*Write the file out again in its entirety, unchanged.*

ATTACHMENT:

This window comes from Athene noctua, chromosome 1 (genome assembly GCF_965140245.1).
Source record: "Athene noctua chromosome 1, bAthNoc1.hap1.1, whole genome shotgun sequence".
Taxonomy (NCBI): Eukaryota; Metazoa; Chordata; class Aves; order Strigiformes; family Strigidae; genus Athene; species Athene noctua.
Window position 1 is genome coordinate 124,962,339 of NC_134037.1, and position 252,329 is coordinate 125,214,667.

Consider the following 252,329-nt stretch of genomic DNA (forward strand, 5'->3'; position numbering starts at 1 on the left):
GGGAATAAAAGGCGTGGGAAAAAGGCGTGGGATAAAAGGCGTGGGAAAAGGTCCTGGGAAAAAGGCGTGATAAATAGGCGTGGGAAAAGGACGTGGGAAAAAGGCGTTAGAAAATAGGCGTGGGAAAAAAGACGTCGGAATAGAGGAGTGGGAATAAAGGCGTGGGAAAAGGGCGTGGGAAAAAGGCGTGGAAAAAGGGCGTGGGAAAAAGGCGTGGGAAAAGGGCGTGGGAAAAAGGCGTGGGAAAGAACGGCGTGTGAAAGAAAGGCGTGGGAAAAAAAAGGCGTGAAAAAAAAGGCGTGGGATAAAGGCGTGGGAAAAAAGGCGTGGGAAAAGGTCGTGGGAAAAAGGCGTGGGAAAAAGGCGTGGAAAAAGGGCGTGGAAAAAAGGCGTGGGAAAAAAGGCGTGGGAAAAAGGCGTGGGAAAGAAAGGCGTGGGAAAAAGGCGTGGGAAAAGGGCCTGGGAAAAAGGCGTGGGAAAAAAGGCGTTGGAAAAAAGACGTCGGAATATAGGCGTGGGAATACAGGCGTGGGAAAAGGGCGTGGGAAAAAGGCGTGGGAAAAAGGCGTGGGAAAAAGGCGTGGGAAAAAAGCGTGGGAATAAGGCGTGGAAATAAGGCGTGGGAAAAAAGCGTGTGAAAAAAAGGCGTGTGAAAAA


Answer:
This window comes from Athene noctua, chromosome 1 (genome assembly GCF_965140245.1).
Source record: "Athene noctua chromosome 1, bAthNoc1.hap1.1, whole genome shotgun sequence".
Taxonomy (NCBI): Eukaryota; Metazoa; Chordata; class Aves; order Strigiformes; family Strigidae; genus Athene; species Athene noctua.
Window position 1 is genome coordinate 124,962,339 of NC_134037.1, and position 252,329 is coordinate 125,214,667.

Consider the following 252,329-nt stretch of genomic DNA (forward strand, 5'->3'; position numbering starts at 1 on the left):
GGGAATAAAAGGCGTGGGAAAAAGGCGTGGGATAAAAGGCGTGGGAAAAGGTCCTGGGAAAAAGGCGTGATAAATAGGCGTGGGAAAAGGACGTGGGAAAAAGGCGTTAGAAAATAGGCGTGGGAAAAAAGACGTCGGAATAGAGGAGTGGGAATAAAGGCGTGGGAAAAGGGCGTGGGAAAAAGGCGTGGAAAAAGGGCGTGGGAAAAAGGCGTGGGAAAAGGGCGTGGGAAAAAGGCGTGGGAAAGAACGGCGTGTGAAAGAAAGGCGTGGGAAAAAAAAGGCGTGAAAAAAAAGGCGTGGGATAAAGGCGTGGGAAAAAAGGCGTGGGAAAAGGTCGTGGGAAAAAGGCGTGGGAAAAAGGCGTGGAAAAAGGGCGTGGAAAAAAGGCGTGGGAAAAAAGGCGTGGGAAAAAGGCGTGGGAAAGAAAGGCGTGGGAAAAAGGCGTGGGAAAAGGGCCTGGGAAAAAGGCGTGGGAAAAAAGGCGTTGGAAAAAAGACGTCGGAATATAGGCGTGGGAATACAGGCGTGGGAAAAGGGCGTGGGAAAAAGGCGTGGGAAAAAGGCGTGGGAAAAAGGCGTGGGAAAAAAGCGTGGGAATAAGGCGTGGAAATAAGGCGTGGGAAAAAAGCGTGTGAAAAAAAGGCGTGTGAAAAA